Grantland—and by "Grantland" we are talking about Bill Simmons and whatever inner circle told Bill Simmons to hire all the people he hired—took stock. A few days later they responded in two parts. One was an essay by Christinia Kahrl, a transgender baseball writer for Regular ESPN, that detailed the various ways in which everyone had fucked up. The second was an essay from Simmons himself that detailed exactly what happened and how they had fucked up. While Simmons put his name on it because that was what the situation demanded, it's better—more accurate—to read the thing as a collective document from the inner circle that brought Grantland to life. To my eyes it is appropriately contrite, honest, and forthcoming about things.
There are a ton of media companies that will ignore criticism of their work no matter how clearly shoddy it is in retrospect. Not to invoke the dread specter of politics, but a recent three-part NYT series on immigrant-owned nail salons turns out to be about 110% bullshit; the Times issued some blather about how they stand by the story and moved on. Grantland seemed to take their problems seriously:
Caleb’s biggest mistake? Outing Dr. V to one of her investors while she was still alive. I don’t think he understood the moral consequences of that decision, and frankly, neither did anyone working for Grantland. That misstep never occurred to me until I discussed it with Christina Kahrl yesterday. But that speaks to our collective ignorance about the issues facing the transgender community in general, as well as our biggest mistake: not educating ourselves on that front before seriously considering whether to run the piece.
When confronted with a major issue the impulse at Grantland was to tell everybody exactly what happened and adapt so it doesn't happen again, something that is a distinct late-Gen-X shift in approaches to these things. That'll be the standard way to handle these events in 30 years. Not so much now.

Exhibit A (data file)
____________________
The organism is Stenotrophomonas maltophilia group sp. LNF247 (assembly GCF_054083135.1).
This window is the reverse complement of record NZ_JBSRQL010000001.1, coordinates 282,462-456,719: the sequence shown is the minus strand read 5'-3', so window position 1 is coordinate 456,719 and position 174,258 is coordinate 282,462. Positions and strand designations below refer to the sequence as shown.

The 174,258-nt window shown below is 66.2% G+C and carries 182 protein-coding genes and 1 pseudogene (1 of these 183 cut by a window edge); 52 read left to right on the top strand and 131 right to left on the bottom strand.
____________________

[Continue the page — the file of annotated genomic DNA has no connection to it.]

My wife literally wailed about where Brian Phillips was going to go when I told her that the jig was up, and I still think that Grantland at its worst was kind of Grantland at its best.
[After THE JUMP: hiring strikes, it's not about the money, snobbery, and a third way]
Let’s go through the last two plays. I know that’s probably what you’ve been doing [He just finished a lengthy phone interview –A.], but what I really want to talk about isn’t the last play but the second to last. When they motioned what were you thinking, and did you expect that to happen?
“I mean, you can kind of tell by an offensive lineman’s demeanor what kind of play to expect, and they were all in loaded stances the whole game when they were coming off a run and they were sitting back. I was kind of confused at first when they were in their tight bunch set and everyone’s like really close splits but didn’t look like they were ready to fire out.